The US President Donald Trump put aside partisanship to honor the service and sacrifice of the nation’s veterans, participating in the centennial New York City Veterans Day Parade Monday.
“Today we come together as one nation to salute the veterans of the United States Armed Forces, the greatest warriors to ever walk the face of the earth. Our veterans risked everything for us, now it is our duty to serve and protect them,” he said during remarks, calling US veterans “America’s greatest living heroes.”
The parade is a “non-partisan, non-political event, and may not be used as a platform for any other purpose or political agenda,” according to the event’s website. New York Mayor and former 2020 Democratic presidential candidate Bill de Blasio was seated in the front row as Trump spoke, briefly recognizing and thanking him. However, there were audible protests as the President spoke, chants of “traitor” and “lock him up” heard as Trump spoke in Madison Square Park.
Joined by first lady Melania Trump, the President participated in a moment of silence and wreath laying in addition to his remarks at the opening ceremony.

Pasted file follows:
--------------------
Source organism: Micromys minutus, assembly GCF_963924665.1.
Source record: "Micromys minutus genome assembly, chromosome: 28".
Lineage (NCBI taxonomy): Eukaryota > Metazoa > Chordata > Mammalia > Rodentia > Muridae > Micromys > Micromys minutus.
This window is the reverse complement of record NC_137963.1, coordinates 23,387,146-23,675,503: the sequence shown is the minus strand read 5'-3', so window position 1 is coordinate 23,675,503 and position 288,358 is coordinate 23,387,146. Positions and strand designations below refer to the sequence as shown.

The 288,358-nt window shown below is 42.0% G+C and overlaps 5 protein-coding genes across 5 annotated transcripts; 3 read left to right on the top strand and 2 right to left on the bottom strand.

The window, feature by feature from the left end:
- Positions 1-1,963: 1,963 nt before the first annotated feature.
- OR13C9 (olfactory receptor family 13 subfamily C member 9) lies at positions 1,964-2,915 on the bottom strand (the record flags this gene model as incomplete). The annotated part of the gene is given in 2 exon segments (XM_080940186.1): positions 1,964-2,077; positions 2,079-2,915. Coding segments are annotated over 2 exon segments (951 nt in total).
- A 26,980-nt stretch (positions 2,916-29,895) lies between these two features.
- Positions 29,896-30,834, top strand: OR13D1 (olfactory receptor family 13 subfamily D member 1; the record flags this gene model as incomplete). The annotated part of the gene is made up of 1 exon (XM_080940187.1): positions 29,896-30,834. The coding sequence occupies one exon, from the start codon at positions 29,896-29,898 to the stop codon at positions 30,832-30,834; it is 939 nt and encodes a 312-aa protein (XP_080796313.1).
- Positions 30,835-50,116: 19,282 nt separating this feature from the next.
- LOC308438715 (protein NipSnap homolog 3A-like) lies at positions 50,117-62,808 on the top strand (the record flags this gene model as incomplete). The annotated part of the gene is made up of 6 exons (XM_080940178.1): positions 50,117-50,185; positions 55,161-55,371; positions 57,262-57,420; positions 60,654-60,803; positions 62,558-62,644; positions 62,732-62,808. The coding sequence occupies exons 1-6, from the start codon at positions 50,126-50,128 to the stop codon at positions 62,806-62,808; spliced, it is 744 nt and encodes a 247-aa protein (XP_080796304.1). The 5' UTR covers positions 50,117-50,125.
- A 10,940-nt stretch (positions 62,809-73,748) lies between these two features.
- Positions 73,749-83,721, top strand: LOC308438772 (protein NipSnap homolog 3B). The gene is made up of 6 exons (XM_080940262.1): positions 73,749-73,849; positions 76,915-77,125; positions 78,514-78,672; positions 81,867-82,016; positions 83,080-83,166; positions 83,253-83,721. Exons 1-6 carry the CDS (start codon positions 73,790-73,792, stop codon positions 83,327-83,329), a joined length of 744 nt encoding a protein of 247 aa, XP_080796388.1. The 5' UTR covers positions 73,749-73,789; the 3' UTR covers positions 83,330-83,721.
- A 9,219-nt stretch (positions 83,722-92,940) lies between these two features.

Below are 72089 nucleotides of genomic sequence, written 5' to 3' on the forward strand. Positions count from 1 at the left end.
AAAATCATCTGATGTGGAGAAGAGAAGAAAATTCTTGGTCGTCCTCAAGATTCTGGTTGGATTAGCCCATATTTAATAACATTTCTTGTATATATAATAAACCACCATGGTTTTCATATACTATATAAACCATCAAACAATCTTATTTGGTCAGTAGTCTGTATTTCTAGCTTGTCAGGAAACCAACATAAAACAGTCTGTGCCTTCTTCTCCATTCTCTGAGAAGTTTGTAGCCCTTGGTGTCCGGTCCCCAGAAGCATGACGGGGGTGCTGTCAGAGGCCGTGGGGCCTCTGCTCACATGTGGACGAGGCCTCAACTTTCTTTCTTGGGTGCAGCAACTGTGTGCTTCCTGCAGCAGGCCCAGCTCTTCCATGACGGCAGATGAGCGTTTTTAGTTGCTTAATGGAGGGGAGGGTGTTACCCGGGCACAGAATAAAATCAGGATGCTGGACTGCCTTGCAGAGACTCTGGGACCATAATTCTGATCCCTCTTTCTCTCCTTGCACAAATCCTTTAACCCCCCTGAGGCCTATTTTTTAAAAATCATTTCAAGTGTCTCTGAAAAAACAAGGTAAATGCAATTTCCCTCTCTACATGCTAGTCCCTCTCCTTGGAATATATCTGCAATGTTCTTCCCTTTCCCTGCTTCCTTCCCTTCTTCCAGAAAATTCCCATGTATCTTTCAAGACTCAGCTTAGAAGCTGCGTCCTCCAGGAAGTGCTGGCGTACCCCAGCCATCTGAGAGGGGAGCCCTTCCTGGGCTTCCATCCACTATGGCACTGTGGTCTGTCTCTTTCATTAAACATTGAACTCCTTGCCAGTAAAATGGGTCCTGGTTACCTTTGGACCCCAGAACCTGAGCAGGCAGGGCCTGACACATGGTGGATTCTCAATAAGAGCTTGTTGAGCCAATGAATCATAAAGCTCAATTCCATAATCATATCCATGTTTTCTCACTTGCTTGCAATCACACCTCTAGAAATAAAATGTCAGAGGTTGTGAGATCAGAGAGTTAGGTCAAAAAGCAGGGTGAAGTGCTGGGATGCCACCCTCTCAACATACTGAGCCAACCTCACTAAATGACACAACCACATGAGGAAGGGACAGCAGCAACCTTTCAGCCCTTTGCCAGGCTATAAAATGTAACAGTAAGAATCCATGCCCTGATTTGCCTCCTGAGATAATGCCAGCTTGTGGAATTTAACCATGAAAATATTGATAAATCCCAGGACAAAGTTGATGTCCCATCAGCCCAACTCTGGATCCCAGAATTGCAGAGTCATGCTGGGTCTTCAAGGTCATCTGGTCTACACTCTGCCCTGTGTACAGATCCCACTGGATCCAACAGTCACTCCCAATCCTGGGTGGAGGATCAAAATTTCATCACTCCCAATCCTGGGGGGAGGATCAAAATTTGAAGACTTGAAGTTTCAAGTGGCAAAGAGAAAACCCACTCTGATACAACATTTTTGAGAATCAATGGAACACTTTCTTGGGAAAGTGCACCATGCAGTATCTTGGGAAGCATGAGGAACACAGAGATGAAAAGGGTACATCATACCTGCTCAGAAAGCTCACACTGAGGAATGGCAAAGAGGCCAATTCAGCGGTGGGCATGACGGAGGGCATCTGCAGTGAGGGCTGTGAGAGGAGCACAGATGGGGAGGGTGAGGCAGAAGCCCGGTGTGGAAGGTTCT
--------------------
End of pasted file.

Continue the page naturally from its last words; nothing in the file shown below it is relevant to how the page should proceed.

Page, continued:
Veterans Day (originally known as Armistice Day) is a federal holiday in the United States observed annually on November 11, for honoring military veterans, that is, persons who have served in the United States Armed Forces (and were discharged under conditions other than dishonorable). It coincides with other holidays including Armistice Day and Remembrance Day which are celebrated in other countries that mark the anniversary of the end of World War I. Major hostilities of World War I were formally ended at the 11th hour of the 11th day of the 11th month of 1918, when the Armistice with Germany went into effect. At the urging of major U.S. veteran organizations, Armistice Day was renamed Veterans Day in 1954.